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ladybug vs asian beetle

You know what ladybugs look like, and you’re probably already somewhat familiar with the infamous Asian lady beetle. The pest seems to disguise itself as a harmless ladybug in order to infiltrate our gardens and homes. Asian lady beetles are like the dastardly spies of the insect world, especially in fall and spring. What you may not know, however, is that the disguise isn’t perfect. It’s not always easy, but distinguishing between Asian lady beetles and ladybugs is always possible. By figuring out which bug is which, you’ll be able to drive out the bad and leave the good be. Here’s how to tell if the bug you’re looking at is an imposter, and what to do about it. ‌

Why the difference matters

Why the difference between ladybugs and asian lady beetles mattersAlthough Ladybugs and Asian lady beetles look similar and belong to the same insect family, they don’t behave similarly. Ladybugs are considered highly beneficial, harmless insects. They don’t bite, they consume several harmful garden pests such as aphids, and they never congregate in large numbers. Most importantly, when it gets cold out they seek shelter outdoors. Asian lady beetles hunt garden pests, too, but that’s where the similarities end. Asian lady beetles are considered a true pest. Unlike ladybugs, Asian lady beetles will gather in large groups, especially around warm, reflective surfaces like windows. Asian lady beetles “bite” by scraping the skin they land on, and leave a yellow, foul-smelling liquid on surfaces where they gather. Worst of all, Asian lady beetles will attempt to enter your home when they look for overwintering shelters. Basically, think of Asian lady beetles as ladybugs’ evil twins. Telling them apart is important because even if you’re cool with ladybugs, you don’t want Asian lady beetles hanging around. ‌

The difference between ladybugs and asian lady beetles

How you can tell them apart


Ladybugs and Asian lady beetles definitely look similar. If you look closely, however, you’ll be able to spot a few key differences. First of all, Asian lady beetles are slightly larger than Ladybugs. While all ladybugs are bright red with black spots, Asian lady beetles’ coloration can vary from red to orange. Lady beetles may or may not have black spots on their cerci (wing covers). Lady bugs have a round, oval shape, while Asian lady beetles tend to be a little longer. The easiest way to tell Asian lady beetles apart from ladybugs at a glance is to look for the white “M” (see above). Asian lady beetles have a distinctive, highly-visible “M-shaped” black marking on their otherwise-white heads. This marking varies in size, thickness, and overall shape, but it’s always there. Ladybugs’ heads are mostly black with small white markings. Ladybug’s white markings are confined to the sides of the head and may resemble “cheeks.” In general, ladybugs’ heads or “snouts” also appear shorter and less pointed than Asian lady beetles’. ‌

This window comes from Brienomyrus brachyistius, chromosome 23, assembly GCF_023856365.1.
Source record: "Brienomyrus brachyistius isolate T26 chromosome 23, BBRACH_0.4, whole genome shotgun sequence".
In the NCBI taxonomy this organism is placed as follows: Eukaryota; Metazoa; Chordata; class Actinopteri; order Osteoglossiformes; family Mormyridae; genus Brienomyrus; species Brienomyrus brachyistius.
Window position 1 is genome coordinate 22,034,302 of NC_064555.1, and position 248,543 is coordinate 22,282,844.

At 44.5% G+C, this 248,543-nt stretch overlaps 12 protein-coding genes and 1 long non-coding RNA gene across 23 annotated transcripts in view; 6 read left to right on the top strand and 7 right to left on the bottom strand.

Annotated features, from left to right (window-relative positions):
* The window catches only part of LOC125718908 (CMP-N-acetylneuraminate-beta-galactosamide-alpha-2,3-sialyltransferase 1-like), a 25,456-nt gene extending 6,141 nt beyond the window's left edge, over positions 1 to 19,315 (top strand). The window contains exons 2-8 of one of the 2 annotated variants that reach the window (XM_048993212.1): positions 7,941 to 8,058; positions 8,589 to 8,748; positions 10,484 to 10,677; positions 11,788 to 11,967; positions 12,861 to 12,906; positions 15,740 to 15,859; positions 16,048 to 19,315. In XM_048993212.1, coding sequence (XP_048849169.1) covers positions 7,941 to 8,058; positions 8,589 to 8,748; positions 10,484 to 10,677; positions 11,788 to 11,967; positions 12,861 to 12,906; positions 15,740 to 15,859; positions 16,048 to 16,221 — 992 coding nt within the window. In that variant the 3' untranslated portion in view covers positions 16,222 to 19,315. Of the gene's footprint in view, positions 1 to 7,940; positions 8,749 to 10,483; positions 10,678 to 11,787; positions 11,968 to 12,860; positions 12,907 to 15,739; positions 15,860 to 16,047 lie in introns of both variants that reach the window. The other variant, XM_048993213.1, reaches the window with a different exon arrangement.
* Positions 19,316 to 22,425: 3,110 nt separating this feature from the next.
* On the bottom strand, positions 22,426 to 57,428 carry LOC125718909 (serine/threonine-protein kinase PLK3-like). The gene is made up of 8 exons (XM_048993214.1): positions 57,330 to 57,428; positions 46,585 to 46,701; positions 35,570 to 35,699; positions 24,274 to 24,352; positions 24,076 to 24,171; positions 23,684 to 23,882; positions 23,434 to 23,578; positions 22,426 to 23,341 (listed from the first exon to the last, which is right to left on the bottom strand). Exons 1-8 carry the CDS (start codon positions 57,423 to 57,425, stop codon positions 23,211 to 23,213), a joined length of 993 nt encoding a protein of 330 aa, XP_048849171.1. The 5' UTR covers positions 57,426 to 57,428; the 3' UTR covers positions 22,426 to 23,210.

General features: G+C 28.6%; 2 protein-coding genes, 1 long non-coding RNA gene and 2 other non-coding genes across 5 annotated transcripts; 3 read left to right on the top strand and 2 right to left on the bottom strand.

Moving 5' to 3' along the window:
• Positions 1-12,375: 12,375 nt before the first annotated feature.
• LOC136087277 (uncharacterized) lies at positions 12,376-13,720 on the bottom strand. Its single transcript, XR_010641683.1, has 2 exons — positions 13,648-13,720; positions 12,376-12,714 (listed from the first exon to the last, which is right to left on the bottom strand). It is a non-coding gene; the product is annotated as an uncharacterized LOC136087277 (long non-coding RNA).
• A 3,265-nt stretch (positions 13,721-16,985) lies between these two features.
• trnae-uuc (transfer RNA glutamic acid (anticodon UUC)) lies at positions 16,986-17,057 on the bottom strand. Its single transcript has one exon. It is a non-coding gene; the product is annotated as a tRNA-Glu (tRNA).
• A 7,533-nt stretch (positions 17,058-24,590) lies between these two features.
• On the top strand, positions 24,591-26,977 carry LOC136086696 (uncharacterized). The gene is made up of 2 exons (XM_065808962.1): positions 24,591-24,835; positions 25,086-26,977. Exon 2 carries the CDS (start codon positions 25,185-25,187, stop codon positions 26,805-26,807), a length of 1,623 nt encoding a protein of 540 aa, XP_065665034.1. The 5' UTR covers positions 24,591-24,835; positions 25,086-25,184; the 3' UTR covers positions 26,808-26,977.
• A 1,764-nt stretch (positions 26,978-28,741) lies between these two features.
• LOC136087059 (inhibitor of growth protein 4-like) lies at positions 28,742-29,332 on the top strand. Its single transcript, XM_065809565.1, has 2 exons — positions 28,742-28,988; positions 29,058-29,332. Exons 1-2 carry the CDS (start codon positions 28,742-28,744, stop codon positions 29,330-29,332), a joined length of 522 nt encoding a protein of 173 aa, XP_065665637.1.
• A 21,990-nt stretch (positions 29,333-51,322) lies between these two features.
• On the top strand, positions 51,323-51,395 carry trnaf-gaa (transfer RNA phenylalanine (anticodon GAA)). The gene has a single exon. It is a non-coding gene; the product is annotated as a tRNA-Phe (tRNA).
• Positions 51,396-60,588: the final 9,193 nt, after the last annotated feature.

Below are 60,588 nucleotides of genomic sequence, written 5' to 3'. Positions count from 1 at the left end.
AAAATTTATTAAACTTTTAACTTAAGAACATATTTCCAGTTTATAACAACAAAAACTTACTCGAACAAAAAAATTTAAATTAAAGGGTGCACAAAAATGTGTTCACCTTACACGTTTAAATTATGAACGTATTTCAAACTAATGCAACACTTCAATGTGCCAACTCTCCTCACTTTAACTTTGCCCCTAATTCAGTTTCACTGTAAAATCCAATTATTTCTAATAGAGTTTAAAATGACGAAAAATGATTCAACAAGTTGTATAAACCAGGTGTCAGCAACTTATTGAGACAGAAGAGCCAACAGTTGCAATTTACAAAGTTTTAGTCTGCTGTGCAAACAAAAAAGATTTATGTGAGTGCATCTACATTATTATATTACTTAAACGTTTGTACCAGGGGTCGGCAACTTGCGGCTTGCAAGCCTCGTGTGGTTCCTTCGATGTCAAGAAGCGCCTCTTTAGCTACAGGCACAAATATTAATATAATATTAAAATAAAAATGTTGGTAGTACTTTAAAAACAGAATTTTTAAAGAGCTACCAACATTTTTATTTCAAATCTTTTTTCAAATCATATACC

First and foremost, ladybugs don’t sneak into your home the way Asian lady beetles do. While ladybugs overwinter in sheltered sites outdoors, Asian lady beetles often wind up entering homes. If you notice the bugs congregating in or around your home in fall or winter, they’re probably Asian lady beetles. Look for them around siding, roof shingles, attics, door and window frames, and other dark, undisturbed areas. Asian lady beetles may also enter homes and buildings in spring. The other obvious way to identify an Asian lady beetle is to look for their “reflex bleeding.” When Asian lady beetles feel threatened, they may excrete a foul-smelling, yellow liquid from their leg joints. This excretion is called “reflex bleeding,” and it can also happen when the beetles are crushed. The yellow excretion isn’t dangerous, but it can stain walls and fabrics or trigger minor allergic reactions. These excretions are particularly noticeable when Asian lady beetles congregate around warm surfaces or access points. ‌

What You Can Do About Asian Lady Beetles

Preventing lady beetlesAsian lady beetles are naturally attracted to bright colors like whites, greys, and yellows. They also tend to congregate in places that get lots of sun exposure. Therefore, you should look for your Asian lady beetles on sun-exposed, brightly-colored surfaces. When Asian lady beetles enter homes, it’s usually by accident. They congregate on window frames or wall spaces and end up wandering in through cracks. If you can find and seal these cracks, you can keep the beetles out. Once inside, Asian lady beetles tend to congregate in dark, secluded places to keep warm. You might find them in attics, closets, crawl spaces, or storage areas. They’re particularly prone to hiding behind frames and siding. Don’t crush any beetles you find. Instead, vacuum them up and dispose of the bag when you’re finished. You should also scrub down the surfaces Asian lady beetles congregate on with soapy water. ‌ Asian lady beetles aren’t a dangerous pest, but they are a nuisance. You shouldn’t have to put up with these opportunistic stinkers just because you’re afraid to bother ladybugs. By learning how to tell Asian lady beetles and ladybugs apart, you won’t have to. Need some help clearing out an Asian lady beetle infestation? Want to make sure you don’t get one in the first place? Just give Plunkett’s Pest Control a call right away. We’ll send those imposters packing, every time.

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